Current Issues in Knowledge Management

Current Issues in Knowledge Management

Murray E. Jennex (San Diego State University, USA)
Indexed In: SCOPUS View 2 More Indices
Release Date: February, 2008|Copyright: © 2008 |Pages: 404
DOI: 10.4018/978-1-59904-916-8
ISBN13: 9781599049168|ISBN10: 1599049163|EISBN13: 9781599049199|ISBN13 Softcover: 9781616927066
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Description & Coverage

As global enterprise grows increasingly reliant on electronic data, processes, and procedures, studies of the management of organizational knowledge are emerging at the forefront of critical research.

Current Issues in Knowledge Management combines cutting-edge research on the cultural, technical, organizational, and human issues surrounding the creation, capture, transfer, and use of knowledge in today's organizations. Providing foremost information on topics such as organizational memory, knowledge management in enterprises, enablers and inhibitors of knowledge sharing and transfer, and emerging technologies of knowledge management, this estimable reference offers vital research information to practitioners and scholars in a variety of settings.


The many academic areas covered in this publication include, but are not limited to:

  • Emergent knowledge management technologies
  • Global issues related to the capture, storage, search, retrieval, and use of knowledge management and organizational memory
  • Information and communication systems design
  • Knowledge Creation
  • Knowledge Management Systems
  • Knowledge Reuse in Organizations
  • Knowledge sharing and knowledge transfer
  • Organizational Culture Impacts on Knowledge Management
  • Organizational Learning
  • Organizational Memory
Reviews and Testimonials

Knowledge management is an evolving discipline that is growing and becoming pervasive in many other disciplines. This book documents how this initial research focus is changing.

– Murray E. Jennex, San Diego State University, USA

Edited by Jennex, this reference textbook concentrates on knowledge management research, and how current electronic information technologies are used at both the corporate and academic levels.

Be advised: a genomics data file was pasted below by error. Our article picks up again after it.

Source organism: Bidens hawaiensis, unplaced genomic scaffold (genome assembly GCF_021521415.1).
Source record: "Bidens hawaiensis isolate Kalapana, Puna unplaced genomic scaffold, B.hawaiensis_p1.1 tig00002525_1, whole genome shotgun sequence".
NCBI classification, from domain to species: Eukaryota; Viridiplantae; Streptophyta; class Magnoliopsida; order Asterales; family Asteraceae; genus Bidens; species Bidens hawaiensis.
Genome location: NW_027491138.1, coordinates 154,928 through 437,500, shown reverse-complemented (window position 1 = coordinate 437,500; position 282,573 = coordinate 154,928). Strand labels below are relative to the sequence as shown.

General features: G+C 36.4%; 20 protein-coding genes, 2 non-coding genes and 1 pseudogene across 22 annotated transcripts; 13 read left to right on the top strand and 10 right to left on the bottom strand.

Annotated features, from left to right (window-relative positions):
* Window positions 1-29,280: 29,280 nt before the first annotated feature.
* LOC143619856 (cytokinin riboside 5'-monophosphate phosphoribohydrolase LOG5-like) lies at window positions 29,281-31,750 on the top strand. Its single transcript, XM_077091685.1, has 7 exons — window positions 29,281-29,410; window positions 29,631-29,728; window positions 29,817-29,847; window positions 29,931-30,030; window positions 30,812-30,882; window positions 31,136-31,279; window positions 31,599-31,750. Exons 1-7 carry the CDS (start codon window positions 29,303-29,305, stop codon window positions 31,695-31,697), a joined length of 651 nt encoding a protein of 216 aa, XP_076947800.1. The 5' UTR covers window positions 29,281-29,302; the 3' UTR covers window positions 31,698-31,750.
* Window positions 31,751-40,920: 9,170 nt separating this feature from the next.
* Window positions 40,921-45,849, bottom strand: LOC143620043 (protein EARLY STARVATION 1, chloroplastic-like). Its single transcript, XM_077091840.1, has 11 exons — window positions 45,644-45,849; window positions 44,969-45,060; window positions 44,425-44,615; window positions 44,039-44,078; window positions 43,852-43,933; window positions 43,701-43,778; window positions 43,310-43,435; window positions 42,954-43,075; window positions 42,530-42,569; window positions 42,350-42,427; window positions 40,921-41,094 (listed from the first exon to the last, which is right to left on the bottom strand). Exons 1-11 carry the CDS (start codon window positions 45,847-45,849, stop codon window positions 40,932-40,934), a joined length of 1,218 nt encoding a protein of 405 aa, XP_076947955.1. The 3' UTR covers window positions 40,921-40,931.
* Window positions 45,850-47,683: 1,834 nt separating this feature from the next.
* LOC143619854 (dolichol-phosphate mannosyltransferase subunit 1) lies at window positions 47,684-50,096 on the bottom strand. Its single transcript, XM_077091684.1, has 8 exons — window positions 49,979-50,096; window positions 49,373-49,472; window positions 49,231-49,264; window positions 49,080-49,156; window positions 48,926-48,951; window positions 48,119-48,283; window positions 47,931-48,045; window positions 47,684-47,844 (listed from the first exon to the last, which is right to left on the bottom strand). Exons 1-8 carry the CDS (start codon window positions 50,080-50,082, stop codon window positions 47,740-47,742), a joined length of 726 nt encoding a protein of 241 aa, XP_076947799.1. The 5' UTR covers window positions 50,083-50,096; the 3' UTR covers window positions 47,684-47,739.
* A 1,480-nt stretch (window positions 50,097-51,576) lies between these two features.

– Book News Inc. (2008)
Table of Contents
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Editor Biographies
Murray E. Jennex is a Professor of Management Information Systems at San Diego State University, editor-in-chief of the International Journal of Knowledge Management, co-editor-in-chief of IGI Global book series, co-editor-in chief of the International Journal of Information Systems for Crisis Response and Management, and President of the Foundation for Knowledge Management (LLC). Dr. Jennex specializes in knowledge management, crisis response, system analysis and design, IS security, e-commerce, and organizational effectiveness. Dr. Jennex serves as the Knowledge, Innovation, and Entrepreneurial Systems Track co-chair at the Hawaii International Conference on System Sciences. He is the author of over 150 journal articles, book chapters, and conference proceedings on knowledge management, crisis response, end user computing, international information systems, organizational memory systems, ecommerce, cyber security, and software outsourcing. Dr. Jennex is a former US Navy Nuclear Power Propulsion officer and holds a B.A. in chemistry and physics from William Jewell College, an M.B.A. and an M.S. in software engineering from National University, an M.S. in telecommunications management and a Ph.D. in information systems from the Claremont Graduate University. Dr. Jennex is also a registered professional mechanical engineer in the state of California and a Certified Information Systems Security Professional (CISSP), a Certified Secure Software Lifecycle Professional (CSSLP), and a Project Management Professional (PMP).
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Welcome to the second volume of Current Issues in Knowledge Management. This book series is dedicated to publishing top research in knowledge management (KM) on an annual basis. Each chapter has been published in Volume II of the International Journal of Knowledge Management with most being expanded to include additional data and discussion that could not be included in the journal version.

Knowledge management is an evolving discipline that is growing and becoming pervasive in many other disciplines. Initial KM research focused on the basics of KM: identifying the key goals of KM, specifying the knowledge artifact, and defining the components and characteristics of a KM system (KMS). This book documents how this initial research focus is changing. Researchers have pretty much established the foundations of KM and are moving towards new issues. Issues of interest include the impact of culture and context on knowledge representation, storage, and use; defining KM success; factors affecting knowledge transfer and flow; creating methodologies to assist researchers and practitioners in the design of KMS; and applying KM to new contexts such as health informatics, military science, and crisis response and management. This volume presents research on these issues with the chapters outlined in the following section.


The book is designed for KM researchers, students, and practitioners to use to keep current on KM research. The book can also be used in a classroom setting, primarily as a reader rather than as a text. The book is organized into five major parts with a total of twenty-one chapters. These are summarized below:

Section I: Advances in Knowledge Management Foundations, Chapters I-IV